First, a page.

Does your property have a slope? Are you struggling to figure out how to carry out a construction design due to elevated soil? Alternatively, is your land relatively level but you want to complete a construction or landscaping project that requires different levels? If your answer to any of these questions is ‘yes’, you need to find out more about retaining walls:
What is a Retaining Wall?
A retaining wall is a structure designed to hold back, or retain, one level of ground from another. A retaining wall can be used to divide a beach from a street, a garden from a road on a lower level, or even two levels of the same garden (also known as a terrace garden). Retaining walls are a great way of dividing space that would be unusable without such a barrier.
Retaining walls also act as a protective barrier, helping to combat the negative effects of soil erosion. Because they prevent soil from moving outside the perimeter of the barrier, they help to prevent downward slope movement. The best way of thinking about a retaining wall is comparing it to a dam. Retaining walls act as a dam for soil, stopping it from ‘overflowing’.
Soil erosion can be dangerous because if too much erosion occurs, there will be weak spots throughout your property. This can lead to the ground shifting, or flooding to occur in places where the soil level is degraded. Retaining walls can also be combined with other methods of controlling erosion in order to change the flow of rainwater. If you live in an area with heavy rainfall, this can make your house vulnerable to water penetration. Retaining walls are a way to ensure your home doesn’t become vulnerable to the elements.
A secondary function of a retaining wall is to add curb appeal to your property. Their primary purpose may be to hold back soil, but this doesn’t mean your retaining wall has to be an eyesore. They can be used to create unique, beautiful outdoor spaces too.
Types of Retaining Walls
Before deciding on the material you want to use, there are a number of things you should know about retaining walls. They don’t necessarily have to be straight, and there are some materials that can be curved in order to work alongside the natural lines of the slope. Alternatively you can add a curve to an already straight retaining wall by bulking up materials where you want it to bend. A curve can add a really interesting element to a wall so that you can combine functionality with creativity.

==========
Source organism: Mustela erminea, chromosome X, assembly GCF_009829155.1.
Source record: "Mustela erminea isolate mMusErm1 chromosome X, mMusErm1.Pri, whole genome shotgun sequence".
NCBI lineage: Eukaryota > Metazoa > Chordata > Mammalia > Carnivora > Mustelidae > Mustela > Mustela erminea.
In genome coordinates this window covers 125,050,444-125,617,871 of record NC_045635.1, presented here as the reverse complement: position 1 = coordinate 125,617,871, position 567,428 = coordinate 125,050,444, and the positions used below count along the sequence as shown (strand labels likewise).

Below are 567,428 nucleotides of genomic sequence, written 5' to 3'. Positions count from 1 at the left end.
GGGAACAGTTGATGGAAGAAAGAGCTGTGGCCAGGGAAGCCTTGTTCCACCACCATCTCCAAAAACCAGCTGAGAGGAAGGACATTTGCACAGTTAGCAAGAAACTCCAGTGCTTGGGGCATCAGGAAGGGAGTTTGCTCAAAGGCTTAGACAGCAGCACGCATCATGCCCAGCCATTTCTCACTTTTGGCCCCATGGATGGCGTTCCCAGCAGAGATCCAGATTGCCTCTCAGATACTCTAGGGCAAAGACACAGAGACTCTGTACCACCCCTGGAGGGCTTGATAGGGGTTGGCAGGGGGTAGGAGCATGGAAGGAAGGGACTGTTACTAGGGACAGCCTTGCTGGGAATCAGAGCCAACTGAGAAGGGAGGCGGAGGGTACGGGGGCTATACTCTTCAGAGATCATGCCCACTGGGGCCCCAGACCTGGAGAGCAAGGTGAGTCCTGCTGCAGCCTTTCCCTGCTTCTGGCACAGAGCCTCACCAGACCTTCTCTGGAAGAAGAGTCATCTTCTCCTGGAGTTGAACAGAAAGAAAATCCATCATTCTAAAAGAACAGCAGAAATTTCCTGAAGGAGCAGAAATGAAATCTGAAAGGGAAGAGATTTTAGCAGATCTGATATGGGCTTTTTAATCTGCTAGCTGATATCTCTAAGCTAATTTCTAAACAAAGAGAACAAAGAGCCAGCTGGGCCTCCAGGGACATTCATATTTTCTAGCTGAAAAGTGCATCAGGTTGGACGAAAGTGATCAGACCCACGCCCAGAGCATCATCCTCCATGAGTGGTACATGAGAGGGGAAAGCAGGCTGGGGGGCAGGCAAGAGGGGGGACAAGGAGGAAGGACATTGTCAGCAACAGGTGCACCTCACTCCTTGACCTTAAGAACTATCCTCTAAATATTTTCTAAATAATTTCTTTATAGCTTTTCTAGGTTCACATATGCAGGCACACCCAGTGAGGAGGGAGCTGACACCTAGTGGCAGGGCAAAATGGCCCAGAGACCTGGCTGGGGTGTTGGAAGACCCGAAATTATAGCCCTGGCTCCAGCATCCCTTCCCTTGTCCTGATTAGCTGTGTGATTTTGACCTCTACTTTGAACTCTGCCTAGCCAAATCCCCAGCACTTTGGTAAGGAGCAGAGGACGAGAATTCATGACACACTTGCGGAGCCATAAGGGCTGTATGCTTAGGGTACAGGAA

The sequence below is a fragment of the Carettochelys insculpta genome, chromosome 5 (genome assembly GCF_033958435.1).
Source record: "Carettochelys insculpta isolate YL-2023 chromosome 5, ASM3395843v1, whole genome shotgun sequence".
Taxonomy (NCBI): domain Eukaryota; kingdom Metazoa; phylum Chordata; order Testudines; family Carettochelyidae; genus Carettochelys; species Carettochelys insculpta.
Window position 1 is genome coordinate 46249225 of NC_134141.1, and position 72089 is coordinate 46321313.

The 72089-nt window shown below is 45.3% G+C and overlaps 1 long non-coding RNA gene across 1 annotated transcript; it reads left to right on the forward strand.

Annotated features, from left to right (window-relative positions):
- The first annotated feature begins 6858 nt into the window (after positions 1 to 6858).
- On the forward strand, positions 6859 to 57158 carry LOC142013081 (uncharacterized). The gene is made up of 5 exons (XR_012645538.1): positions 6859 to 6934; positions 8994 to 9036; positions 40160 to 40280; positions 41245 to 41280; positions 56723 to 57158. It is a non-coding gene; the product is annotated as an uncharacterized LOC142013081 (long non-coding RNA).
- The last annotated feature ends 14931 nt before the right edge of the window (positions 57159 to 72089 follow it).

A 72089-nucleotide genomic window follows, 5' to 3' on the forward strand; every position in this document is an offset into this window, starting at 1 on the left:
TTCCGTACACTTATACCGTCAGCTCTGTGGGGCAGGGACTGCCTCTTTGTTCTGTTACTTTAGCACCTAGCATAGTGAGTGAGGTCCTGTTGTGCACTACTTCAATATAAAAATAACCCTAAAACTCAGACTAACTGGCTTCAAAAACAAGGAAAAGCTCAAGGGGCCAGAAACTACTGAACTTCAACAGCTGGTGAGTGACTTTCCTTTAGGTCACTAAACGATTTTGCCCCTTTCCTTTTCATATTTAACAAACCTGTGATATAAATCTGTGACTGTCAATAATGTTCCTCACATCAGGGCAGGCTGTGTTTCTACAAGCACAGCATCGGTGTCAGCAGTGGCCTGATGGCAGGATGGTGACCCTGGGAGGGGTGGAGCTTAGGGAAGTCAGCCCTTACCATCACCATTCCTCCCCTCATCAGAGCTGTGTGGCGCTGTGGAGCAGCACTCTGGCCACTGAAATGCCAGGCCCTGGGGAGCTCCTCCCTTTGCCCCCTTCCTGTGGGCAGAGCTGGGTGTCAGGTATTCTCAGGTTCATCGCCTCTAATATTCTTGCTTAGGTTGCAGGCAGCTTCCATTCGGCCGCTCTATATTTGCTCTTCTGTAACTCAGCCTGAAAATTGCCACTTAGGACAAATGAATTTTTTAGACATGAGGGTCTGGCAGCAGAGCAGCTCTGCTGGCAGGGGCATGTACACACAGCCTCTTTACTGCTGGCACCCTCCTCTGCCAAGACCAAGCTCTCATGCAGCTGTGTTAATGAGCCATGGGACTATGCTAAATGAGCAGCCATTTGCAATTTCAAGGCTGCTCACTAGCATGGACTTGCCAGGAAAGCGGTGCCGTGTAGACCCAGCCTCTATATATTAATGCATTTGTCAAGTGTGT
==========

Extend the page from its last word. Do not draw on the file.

The larger the wall, the more complex the design will be. Professionals should be consulted before decided to build tall, complex retaining structures. Another thing you should consider before choosing a material is the topography of your property, and what shape you need the wall to be. Each material has its pros and cons:
Building a retaining wall using wood has advantages that include the overall finished look. Wood walls blend themselves into the exterior environment in a more natural way than manufactured construction materials. Accessing wood is usually pretty easy too. The main problem with wood is that it is porous, meaning that over a long period of time it may become soft or even rot.
2. Landscape Blocks
Made of concrete that is precast, landscape blocks are a great choice for retaining walls as they have a rustic finish and can be cut easily. The appearance of landscape block is intentionally rough, so if you have a pristine garden that would be complemented better by a smooth surface, this may not be the choice for you.
A natural stone retaining wall will be more expensive than cheaper materials like wood, but it is durable and aesthetically pleasing. There is also the ability to customize your retaining wall in accordance with your personal taste because natural stone occurs in many colors. A stone retaining wall requires a more complex installation technique, so be sure to consult a professional.
Brick is another good alternative for retaining walls as it is strong and durable. However, it requires more consideration of drainage options than other materials because it is incredibly non-porous.
Fill Dirt or Topsoil?
Once you’ve decided on a material for your retaining wall, the next thing to think about is the type of soil to use. Fill dirt is a more stable version of soil than topsoil, and has many uses with regards to contouring gardens or flowerbeds. If you are modifying the elevation, fill dirt is strong enough to support the varying layers.